U.S. debt capers may expose “risk-free” fallacy

July 26, 2011

By Martin Hutchinson
The author is a Reuters Breakingviews columnist. The opinions expressed are his own.

Alan Greenspan admitted the financial crisis pulled the rug out from under 40 years of market ideology to expose a “flaw” in his thinking. Uncle Sam’s tottering AAA credit rating may do the same to investors the world over.

U.S. credit faces a downgrade even if Congress can strike a fiscal deal with President Barack Obama. Some European countries could, in time, suffer a similar fate as a result of the Greek bailout. If the pool of liquid assets plausibly considered “risk-free” is on the wane, it would undermine a broad swath of investment thinking.

A “risk-free return” is central to much of modern financial theory. The widely embraced capital asset pricing model, for example, produces its “investment frontier” by assuming risky investments can be combined with those without any risk, at least theoretically, to produce the appropriate blend for a desired return.

Similarly, the Sharpe ratio evaluates securities and portfolios by their excess return over that of a risk-free investment, enabling managers to determine whether they are paid sufficiently for their risk. In options theory, the popular Black-Scholes model assumes an ability to “delta hedge” an option by trading in the underlying security, and then either borrowing the cost of buying or investing the proceeds of selling at the same risk-free rate.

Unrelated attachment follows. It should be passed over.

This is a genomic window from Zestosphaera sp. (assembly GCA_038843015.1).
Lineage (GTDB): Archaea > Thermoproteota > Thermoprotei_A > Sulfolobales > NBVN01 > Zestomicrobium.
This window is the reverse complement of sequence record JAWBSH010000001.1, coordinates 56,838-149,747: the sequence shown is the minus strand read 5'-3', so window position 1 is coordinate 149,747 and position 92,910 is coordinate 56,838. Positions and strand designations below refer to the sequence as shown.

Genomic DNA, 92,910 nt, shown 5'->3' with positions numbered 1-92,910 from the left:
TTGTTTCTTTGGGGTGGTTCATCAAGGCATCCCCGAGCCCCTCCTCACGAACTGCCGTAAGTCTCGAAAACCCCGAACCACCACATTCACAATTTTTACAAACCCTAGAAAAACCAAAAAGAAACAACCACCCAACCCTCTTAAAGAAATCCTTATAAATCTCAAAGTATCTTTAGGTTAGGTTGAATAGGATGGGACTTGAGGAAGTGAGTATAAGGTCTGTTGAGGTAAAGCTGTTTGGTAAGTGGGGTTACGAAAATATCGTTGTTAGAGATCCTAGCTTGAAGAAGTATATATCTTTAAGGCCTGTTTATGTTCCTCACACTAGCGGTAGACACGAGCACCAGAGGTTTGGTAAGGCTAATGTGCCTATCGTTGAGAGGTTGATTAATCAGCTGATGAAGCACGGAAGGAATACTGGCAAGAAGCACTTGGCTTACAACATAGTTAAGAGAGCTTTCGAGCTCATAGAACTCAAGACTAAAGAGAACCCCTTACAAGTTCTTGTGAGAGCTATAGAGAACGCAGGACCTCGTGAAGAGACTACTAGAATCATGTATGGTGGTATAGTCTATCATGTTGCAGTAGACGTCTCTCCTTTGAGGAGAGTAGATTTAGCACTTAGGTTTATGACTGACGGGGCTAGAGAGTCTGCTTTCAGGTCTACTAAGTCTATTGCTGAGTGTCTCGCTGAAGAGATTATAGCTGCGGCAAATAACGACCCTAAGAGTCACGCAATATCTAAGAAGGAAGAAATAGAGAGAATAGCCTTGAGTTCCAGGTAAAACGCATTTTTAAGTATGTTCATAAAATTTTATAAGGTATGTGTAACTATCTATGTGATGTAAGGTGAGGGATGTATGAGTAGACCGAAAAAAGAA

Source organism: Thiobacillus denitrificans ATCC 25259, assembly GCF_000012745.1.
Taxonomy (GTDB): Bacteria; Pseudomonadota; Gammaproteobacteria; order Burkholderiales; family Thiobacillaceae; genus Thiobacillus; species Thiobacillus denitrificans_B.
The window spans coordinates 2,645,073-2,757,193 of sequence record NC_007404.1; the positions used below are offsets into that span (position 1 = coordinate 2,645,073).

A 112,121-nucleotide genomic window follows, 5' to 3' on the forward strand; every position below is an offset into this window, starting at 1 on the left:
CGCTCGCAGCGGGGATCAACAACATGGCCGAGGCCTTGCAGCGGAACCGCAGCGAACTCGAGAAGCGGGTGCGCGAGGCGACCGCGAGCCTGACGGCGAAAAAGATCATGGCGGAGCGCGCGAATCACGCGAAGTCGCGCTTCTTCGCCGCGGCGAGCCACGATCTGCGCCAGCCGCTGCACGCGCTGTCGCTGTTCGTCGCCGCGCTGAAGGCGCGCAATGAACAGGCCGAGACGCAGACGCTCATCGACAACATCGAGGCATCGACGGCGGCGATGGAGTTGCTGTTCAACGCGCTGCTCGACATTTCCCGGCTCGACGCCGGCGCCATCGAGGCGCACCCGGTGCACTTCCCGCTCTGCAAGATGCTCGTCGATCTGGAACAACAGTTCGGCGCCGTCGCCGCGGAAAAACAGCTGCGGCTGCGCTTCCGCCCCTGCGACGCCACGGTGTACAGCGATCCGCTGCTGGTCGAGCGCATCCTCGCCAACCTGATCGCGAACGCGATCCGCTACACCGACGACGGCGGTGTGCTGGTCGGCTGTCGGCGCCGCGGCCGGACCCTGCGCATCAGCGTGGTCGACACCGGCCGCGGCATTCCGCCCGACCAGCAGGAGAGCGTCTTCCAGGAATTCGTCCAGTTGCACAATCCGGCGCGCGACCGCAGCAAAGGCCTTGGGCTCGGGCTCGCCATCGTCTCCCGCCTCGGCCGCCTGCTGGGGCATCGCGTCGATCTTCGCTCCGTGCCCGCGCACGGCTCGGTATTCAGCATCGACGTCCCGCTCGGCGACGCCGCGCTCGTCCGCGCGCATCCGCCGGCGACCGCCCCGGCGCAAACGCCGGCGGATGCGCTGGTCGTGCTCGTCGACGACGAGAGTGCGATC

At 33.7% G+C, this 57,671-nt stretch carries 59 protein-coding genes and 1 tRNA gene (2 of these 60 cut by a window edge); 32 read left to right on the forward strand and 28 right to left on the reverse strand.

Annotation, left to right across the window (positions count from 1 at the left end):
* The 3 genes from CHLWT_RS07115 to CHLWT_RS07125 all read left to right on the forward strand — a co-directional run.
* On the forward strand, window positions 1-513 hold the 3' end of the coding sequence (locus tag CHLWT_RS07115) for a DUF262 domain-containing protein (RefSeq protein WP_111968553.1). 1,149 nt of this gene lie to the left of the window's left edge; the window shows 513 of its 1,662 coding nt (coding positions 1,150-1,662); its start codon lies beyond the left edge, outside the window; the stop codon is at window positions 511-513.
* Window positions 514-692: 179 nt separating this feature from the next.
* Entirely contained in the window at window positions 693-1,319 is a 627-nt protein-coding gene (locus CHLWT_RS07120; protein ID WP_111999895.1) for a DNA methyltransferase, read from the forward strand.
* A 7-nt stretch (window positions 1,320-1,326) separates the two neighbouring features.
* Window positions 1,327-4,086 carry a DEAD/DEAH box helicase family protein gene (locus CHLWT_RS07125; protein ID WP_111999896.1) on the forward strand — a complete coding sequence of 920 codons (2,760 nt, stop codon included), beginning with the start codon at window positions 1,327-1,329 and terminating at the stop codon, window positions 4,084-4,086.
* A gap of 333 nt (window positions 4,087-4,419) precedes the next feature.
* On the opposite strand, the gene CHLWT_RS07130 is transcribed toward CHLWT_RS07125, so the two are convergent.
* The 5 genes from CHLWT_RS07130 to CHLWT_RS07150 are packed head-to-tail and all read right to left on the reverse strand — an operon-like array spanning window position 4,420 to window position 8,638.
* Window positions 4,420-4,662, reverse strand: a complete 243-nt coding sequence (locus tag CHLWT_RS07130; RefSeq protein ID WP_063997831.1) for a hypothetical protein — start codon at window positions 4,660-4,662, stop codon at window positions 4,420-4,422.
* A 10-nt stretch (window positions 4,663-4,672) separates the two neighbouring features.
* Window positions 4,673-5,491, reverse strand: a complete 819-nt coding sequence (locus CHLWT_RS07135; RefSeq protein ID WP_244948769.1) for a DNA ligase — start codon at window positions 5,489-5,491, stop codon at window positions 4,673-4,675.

Banks and regulators confront a similar conundrum. Risk management theory assumes the possibility of eliminating risk from portions of a balance sheet. The Basel bank regulatory regime weights Treasury securities of OECD governments at zero.

If the risk-free status quo gets up-ended, the complexities of remodeling would be considerable. At first, investors and other market participants might simply treat AA U.S. Treasuries the same way they do ones currently rated AAA. But that philosophy might not hold, especially if the country’s credit further weakened.

Banks and hedge funds could require greater amounts of capital. Widely used strategies to exploit gaps between short-term and long-term rates would be less profitable. There might be bigger spreads in option markets as investors adjust for the differential between borrowing and lending costs. There would be many more unintended, and potentially painful, consequences. But exposing “risk-free” for the illusion that it is would correct another major flaw in the markets.

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